*** Although this is not a film review in the strictest sense, it does talk about the movie, so if you were planning on seeing JJ Abrams’ Star Trek, be warned that there are SPOILERS AHEAD !!!
Star Trek fans were anticipating to boldly go to one of this summer’s blockbusters: Star Trek, or Star Trek XI according to hardcore followers of the series.
After watching the movie I can unequivocally state that the special effects were phenomenal. Never have I witnessed battle sequences that felt so authentic in Star Trek. It was truly some of the best CGI work and I give full props to director J.J. Abrams’ (Felicity, Lost, Fringe) technical team for pulling off one of the greatest Star Trek movies I personally have seen, with the exception of Star Trek II: The Wrath of Khan with my favorite line: “KHAN! KHAAAAN!!!”
The acting is also spectacular with Chris Pine playing young Kirk, Zachary Quinto (Heroes) as Spock, Anton Yeltchin as Chekov, John Cho (Harold & Kumar) as Sulu and Zoe Saldana as Uhura. Honorable mentions go to Simon Pegg (Shaun of the Dead) who plays a very funny and realistic Scotty and Karl Urban as a carbon copy of a young Dr. McCoy.
The acting brought life to these resurrected characters and the script that was filled with clichés but was not overdone as to annoy but rather made humorous references at appropriate times.
They haven’t been that many good times in the Star Trek universe lately. The last two Next Generation movies were highly disappointing affairs. Nemesis followed a disappointing Insurrection (the harlequin romance version of Star Trek) and I wondered if the studio and producers could sink any lower. Have they finally milked Star Trek of all its sophistication? Would I have to endure battle sequences with the immobile and heftier Jonathan Frakes (William Riker) for the rest of my life?
I though at the time that Nemesis would be the nail in the coffin for the series until I saw the trailer for the new movie on the internet. Watching it, my eyes glazed, I realized that this commercial was far more appealing and exciting and than Insurrection and Nemesis combined!
Although after seeing the movie I felt a kind of sadness because of the potential controversy that may be coming due to this film’s story existing in an alternate timeline (I mean this in the most nerdy sense of pop-culture debates). I felt that some hard-core trekkers would be upset by history being erased. I mean after all we have been through with William Shatner and crew how could we go back and start all over? How could we forget the battles and struggles they went through? Were they all for nothing?
Some in the debate see this as a studio ploy to make as many movies as possible without hearing complaints about tarnishing the Star Trek Cannon. No one wanmts to see Andorians and Klingons protesting outside of Paramount Studios.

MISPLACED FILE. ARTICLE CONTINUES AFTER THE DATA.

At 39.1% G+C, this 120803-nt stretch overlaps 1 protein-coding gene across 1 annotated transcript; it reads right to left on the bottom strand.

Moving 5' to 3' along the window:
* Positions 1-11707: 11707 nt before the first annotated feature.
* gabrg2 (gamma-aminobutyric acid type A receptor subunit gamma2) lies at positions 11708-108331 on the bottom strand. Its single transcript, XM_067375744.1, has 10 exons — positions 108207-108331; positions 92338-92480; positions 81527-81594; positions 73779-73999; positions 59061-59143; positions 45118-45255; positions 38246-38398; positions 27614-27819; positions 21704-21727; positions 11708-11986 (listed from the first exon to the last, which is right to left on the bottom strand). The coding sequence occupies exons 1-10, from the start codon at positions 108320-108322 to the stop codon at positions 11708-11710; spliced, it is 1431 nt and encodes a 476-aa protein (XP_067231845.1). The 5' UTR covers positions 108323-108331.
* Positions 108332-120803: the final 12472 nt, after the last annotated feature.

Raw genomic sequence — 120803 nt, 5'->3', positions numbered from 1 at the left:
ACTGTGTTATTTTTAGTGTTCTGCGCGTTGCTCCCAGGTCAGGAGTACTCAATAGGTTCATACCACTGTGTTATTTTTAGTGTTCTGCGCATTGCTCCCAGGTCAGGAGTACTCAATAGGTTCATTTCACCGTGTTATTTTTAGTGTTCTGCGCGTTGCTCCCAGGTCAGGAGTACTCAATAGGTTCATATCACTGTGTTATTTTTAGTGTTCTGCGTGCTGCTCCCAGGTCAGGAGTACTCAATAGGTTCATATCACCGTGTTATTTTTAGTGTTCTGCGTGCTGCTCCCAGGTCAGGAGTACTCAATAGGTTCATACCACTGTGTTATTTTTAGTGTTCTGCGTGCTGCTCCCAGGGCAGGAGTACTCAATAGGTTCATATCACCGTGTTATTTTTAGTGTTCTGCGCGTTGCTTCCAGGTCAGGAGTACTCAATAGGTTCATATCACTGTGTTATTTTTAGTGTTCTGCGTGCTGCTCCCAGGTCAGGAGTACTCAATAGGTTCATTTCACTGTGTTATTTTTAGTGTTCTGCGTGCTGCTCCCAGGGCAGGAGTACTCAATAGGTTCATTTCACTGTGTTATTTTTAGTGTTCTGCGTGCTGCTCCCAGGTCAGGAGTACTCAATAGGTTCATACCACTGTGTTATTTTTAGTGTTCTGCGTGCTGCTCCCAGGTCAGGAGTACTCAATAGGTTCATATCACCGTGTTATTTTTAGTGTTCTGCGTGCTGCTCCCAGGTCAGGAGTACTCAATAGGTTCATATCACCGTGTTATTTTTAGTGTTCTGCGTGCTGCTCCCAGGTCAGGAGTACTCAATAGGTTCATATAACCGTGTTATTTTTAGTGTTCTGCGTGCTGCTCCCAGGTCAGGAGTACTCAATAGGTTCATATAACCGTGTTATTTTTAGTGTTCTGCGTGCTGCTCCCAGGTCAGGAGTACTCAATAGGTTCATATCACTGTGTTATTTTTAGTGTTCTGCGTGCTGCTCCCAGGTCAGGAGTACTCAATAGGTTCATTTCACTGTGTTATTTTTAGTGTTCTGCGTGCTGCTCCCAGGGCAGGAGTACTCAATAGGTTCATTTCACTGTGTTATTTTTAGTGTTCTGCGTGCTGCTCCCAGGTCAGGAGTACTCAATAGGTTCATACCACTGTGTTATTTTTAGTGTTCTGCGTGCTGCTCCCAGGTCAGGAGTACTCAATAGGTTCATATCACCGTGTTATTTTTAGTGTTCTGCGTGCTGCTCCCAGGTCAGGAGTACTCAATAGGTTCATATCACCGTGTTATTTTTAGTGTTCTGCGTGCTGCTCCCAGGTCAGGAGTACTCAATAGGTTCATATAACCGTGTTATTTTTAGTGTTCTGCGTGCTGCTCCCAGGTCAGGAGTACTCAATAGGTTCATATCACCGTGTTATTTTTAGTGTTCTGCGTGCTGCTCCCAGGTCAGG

But how different is the new Star Trek universe you ask? Well for one thing, Kirk’s father is killed which does not happen in the original series. Having no father to raise him under the banner of Starfleet makes Kirk a wilder more rebellious child and changes his character slightly.
Another big change is the destruction of Vulcan. I had to look away in disbelief. Vulcan was a planet that I grew up watching on the old series in front of my family’s colour television. My favorite fight scene took place there in the episode known as Amok Time when Kirk has to fight Spock during his Pon farr (Vulcan mating period every seven years). Now that planet has been essentially annihilated.
With the new time line, though, the writers have a chance to mimic the post 9/11 world that we live in: sure we have the ideals of the federation, but we are angry as hell! The mentality of our own zeitgeist filled with terrorism and torture is represented in this movie.
In the old series the Klingons and the Federation represent the struggle between USSR and USA and the bipolar world of ideological struggle. Today we find a complicated struggle with an unknown force, where even the most logical of peoples (Vulcans) loose their sense of control. It’s by far the angriest of the series, doing what Star Trek does best: social commentary on our time.
The alternate timeline concept is a smart and effective way of allowing us to experience the trials and tribulations of a crew under different circumstances. It is the only way to appease the fans and introduce Star Trek to new audiences. While you can make a prequel, you can’t actually recreate the original, so make something different instead.
This is what Abrams understands and this is the reason I enjoyed this movie so much. It gave the fans a more upgraded modern Star Trek. It won’t be the same as watching the old TV show on my grandmothers colour screen when I was eight years old, but it will be by its own right be good, but realistically different.